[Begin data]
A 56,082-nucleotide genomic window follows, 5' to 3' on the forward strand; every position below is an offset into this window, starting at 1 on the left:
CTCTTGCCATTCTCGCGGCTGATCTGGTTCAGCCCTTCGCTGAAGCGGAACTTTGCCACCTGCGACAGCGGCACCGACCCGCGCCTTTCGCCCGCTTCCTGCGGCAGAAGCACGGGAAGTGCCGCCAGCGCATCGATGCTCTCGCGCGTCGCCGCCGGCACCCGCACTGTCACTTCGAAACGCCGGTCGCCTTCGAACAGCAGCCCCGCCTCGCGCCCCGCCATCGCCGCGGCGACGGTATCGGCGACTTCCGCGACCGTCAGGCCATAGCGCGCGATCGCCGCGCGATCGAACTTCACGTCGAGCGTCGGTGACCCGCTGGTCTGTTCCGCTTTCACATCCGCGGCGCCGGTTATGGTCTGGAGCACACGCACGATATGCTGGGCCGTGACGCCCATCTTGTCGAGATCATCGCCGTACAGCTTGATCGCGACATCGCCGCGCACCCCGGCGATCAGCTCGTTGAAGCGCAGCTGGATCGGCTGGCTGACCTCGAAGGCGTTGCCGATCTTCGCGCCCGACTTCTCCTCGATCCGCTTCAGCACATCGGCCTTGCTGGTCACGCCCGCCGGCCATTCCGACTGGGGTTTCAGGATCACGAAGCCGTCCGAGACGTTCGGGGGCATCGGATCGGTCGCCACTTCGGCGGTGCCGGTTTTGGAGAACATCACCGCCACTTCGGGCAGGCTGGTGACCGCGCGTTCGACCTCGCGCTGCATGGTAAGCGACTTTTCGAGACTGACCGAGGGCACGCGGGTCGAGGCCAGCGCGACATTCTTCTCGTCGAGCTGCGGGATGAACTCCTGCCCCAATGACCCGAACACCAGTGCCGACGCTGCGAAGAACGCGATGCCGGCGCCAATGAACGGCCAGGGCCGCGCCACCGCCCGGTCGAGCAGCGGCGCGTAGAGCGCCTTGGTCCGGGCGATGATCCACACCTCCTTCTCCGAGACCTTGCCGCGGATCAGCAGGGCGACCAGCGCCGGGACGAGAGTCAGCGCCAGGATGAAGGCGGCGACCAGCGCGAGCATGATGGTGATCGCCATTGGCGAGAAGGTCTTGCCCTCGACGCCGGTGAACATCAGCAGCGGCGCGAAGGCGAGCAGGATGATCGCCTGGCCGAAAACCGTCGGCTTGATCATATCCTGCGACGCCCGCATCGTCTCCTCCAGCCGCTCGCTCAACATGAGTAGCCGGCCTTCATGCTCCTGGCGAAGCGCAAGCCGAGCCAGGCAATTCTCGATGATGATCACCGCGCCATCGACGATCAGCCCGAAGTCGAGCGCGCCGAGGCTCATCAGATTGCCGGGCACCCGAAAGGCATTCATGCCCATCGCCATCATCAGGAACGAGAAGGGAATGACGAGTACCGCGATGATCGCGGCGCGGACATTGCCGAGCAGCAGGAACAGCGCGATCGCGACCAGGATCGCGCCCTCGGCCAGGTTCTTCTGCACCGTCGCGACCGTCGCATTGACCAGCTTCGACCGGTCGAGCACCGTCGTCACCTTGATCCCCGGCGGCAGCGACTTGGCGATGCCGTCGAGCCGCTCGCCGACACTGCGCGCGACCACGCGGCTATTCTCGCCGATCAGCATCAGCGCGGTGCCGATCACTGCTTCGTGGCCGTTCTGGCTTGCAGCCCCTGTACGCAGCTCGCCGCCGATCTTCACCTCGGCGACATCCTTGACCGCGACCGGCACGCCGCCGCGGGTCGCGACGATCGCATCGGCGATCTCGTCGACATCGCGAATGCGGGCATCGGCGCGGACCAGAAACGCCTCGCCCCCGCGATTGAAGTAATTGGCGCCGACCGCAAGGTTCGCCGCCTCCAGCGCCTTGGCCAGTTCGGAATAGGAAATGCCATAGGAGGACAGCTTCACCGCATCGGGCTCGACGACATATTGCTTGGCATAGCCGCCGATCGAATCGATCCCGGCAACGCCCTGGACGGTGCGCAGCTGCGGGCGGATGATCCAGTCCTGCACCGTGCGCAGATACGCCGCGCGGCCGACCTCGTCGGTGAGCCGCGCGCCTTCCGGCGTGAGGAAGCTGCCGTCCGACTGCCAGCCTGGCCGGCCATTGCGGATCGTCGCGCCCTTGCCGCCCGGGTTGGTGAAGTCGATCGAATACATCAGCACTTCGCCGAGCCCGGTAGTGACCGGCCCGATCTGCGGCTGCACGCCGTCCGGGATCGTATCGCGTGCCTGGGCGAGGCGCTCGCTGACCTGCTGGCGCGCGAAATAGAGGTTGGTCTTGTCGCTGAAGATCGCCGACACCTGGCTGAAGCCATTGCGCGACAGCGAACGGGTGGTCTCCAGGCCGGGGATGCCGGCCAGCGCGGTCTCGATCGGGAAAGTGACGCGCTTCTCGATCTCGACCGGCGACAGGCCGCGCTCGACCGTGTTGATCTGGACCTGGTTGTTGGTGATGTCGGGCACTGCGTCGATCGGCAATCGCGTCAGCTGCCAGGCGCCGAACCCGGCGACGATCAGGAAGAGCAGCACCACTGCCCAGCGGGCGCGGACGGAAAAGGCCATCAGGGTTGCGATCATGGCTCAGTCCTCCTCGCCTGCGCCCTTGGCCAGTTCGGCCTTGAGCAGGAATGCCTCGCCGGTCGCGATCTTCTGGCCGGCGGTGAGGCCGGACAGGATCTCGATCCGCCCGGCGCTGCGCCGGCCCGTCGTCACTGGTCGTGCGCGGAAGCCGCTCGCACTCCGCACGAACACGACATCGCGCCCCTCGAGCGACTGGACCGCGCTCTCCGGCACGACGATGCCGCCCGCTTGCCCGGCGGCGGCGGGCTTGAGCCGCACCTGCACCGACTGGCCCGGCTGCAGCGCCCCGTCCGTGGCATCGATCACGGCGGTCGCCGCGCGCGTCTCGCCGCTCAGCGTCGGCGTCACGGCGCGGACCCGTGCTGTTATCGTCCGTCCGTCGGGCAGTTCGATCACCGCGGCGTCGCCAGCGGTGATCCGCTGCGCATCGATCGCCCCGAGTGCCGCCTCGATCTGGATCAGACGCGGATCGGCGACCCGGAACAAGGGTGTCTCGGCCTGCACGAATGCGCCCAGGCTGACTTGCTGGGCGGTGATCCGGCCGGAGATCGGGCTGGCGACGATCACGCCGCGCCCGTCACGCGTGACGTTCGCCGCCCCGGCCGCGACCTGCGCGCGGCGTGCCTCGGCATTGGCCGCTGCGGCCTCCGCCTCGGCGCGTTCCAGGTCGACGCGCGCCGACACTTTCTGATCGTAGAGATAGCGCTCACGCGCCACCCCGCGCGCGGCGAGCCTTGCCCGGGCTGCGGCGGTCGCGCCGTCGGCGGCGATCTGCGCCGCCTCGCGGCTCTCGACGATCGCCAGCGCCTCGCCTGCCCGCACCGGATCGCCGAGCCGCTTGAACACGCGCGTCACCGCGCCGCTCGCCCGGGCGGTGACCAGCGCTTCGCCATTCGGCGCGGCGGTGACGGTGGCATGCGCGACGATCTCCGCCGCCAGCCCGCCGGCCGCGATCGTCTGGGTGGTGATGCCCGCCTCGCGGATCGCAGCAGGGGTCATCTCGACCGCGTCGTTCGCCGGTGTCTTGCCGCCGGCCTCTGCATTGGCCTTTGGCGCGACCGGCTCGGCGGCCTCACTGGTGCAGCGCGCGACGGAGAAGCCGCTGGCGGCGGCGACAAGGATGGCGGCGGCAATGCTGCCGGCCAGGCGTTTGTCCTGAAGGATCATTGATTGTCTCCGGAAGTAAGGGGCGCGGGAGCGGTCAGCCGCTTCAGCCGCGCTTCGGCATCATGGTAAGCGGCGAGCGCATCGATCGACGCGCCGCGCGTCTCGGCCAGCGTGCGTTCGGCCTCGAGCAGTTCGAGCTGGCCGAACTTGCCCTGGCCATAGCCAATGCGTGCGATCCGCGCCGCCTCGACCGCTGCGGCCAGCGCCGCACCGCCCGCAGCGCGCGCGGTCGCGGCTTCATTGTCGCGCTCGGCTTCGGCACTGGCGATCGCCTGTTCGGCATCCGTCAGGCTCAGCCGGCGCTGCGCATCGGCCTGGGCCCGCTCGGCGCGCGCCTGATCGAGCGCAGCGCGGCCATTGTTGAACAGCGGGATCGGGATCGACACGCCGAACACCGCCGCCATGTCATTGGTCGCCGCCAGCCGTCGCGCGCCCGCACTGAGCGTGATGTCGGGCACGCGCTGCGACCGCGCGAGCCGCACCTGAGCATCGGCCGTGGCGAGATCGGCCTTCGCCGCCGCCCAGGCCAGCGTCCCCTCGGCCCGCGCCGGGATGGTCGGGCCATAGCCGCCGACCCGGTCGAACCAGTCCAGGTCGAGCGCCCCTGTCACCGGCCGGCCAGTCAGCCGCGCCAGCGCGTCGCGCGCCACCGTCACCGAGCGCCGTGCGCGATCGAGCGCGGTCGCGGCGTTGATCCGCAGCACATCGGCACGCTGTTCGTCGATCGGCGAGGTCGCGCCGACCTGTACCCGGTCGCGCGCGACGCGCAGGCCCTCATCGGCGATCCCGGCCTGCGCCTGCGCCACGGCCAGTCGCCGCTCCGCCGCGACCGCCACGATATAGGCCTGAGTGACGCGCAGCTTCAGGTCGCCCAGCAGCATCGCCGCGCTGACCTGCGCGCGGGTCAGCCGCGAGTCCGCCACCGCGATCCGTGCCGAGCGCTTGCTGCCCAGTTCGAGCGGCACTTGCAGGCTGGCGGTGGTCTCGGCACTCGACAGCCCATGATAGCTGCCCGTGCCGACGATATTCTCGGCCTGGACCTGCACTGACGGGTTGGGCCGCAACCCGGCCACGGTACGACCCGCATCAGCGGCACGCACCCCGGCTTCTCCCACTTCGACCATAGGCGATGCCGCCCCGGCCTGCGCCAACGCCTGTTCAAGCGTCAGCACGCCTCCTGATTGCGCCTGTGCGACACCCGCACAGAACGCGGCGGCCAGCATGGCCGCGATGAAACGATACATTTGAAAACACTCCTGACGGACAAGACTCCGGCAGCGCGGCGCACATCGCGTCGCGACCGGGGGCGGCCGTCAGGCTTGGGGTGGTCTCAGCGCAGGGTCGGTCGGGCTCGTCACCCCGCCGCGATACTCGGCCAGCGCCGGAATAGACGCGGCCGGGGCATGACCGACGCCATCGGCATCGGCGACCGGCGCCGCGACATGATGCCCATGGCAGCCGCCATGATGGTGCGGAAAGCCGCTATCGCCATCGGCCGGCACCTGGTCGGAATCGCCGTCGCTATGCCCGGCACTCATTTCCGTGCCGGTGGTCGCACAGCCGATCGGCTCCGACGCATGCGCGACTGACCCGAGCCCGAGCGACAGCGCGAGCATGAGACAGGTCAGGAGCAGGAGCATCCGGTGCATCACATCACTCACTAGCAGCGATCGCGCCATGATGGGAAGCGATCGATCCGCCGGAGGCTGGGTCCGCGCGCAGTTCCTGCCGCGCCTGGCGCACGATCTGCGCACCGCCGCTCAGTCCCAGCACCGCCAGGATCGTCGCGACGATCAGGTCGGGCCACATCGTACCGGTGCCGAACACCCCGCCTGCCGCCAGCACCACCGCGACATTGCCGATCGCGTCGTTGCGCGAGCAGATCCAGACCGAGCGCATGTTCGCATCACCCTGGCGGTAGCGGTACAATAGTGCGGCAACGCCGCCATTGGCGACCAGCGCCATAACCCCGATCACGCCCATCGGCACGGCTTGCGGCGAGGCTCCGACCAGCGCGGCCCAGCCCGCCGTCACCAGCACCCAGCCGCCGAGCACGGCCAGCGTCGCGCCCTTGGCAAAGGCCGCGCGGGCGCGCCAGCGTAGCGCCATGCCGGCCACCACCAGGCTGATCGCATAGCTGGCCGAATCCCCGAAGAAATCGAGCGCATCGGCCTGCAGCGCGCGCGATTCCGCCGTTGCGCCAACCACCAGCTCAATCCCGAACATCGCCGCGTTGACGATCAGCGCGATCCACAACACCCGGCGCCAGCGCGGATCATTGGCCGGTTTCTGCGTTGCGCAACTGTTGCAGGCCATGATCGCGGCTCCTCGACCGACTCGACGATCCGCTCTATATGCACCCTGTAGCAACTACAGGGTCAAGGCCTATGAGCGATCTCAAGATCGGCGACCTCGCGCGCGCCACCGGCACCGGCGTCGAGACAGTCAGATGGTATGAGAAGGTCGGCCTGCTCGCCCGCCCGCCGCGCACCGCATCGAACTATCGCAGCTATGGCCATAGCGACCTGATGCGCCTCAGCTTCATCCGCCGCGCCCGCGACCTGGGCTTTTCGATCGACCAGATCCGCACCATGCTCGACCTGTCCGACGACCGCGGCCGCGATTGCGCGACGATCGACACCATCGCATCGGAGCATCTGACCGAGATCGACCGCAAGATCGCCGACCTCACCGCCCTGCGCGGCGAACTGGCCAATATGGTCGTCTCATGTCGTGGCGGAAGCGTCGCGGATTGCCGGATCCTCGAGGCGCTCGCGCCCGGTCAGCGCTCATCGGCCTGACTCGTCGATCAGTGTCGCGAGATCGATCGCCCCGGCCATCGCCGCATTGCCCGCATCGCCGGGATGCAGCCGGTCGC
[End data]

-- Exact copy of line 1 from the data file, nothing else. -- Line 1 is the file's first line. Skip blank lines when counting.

A 56,082-nucleotide genomic window follows, 5' to 3' on the forward strand; every position below is an offset into this window, starting at 1 on the left: